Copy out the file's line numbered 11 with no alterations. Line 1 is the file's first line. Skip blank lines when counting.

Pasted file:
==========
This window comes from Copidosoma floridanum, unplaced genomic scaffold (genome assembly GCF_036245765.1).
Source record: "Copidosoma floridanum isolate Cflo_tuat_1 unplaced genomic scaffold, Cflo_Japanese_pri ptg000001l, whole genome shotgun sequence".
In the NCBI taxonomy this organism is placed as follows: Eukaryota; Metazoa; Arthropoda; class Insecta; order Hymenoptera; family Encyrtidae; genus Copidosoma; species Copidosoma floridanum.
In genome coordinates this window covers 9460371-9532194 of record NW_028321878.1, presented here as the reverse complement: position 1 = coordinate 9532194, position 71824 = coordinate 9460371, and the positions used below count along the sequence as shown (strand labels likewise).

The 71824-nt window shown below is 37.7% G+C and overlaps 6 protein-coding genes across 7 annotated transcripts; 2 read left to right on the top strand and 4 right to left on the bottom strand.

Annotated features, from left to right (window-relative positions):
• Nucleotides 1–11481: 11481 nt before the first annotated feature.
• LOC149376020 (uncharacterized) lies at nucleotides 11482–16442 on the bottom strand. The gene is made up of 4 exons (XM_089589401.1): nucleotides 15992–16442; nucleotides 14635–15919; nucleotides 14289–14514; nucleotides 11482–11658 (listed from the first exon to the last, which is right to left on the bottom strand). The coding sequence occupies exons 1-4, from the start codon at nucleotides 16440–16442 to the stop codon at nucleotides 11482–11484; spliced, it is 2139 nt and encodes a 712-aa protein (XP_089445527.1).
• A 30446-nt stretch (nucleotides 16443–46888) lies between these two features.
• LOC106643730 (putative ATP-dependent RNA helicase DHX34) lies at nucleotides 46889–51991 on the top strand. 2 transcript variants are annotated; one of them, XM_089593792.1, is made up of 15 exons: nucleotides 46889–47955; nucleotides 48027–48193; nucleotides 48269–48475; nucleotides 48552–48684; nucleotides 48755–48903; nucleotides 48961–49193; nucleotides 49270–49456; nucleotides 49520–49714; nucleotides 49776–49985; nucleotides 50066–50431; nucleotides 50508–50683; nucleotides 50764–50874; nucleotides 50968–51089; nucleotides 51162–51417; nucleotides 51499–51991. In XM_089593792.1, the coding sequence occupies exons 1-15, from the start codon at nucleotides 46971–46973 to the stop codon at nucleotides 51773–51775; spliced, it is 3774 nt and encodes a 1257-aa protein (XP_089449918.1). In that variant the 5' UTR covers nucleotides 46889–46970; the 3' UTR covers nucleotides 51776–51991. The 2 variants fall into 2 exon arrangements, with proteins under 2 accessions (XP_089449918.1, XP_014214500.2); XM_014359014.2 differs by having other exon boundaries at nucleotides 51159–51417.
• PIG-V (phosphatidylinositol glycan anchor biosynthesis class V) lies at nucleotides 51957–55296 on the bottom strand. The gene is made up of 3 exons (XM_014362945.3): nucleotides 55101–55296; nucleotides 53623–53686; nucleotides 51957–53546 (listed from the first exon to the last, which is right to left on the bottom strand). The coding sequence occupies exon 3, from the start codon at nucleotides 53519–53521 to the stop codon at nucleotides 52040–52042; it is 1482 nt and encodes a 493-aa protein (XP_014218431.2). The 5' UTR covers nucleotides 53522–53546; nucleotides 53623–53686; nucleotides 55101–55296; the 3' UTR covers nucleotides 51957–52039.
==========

• PIG-V (phosphatidylinositol glycan anchor biosynthesis class V) lies at nucleotides 51957–55296 on the bottom strand. The gene is made up of 3 exons (XM_014362945.3): nucleotides 55101–55296; nucleotides 53623–53686; nucleotides 51957–53546 (listed from the first exon to the last, which is right to left on the bottom strand). The coding sequence occupies exon 3, from the start codon at nucleotides 53519–53521 to the stop codon at nucleotides 52040–52042; it is 1482 nt and encodes a 493-aa protein (XP_014218431.2). The 5' UTR covers nucleotides 53522–53546; nucleotides 53623–53686; nucleotides 55101–55296; the 3' UTR covers nucleotides 51957–52039.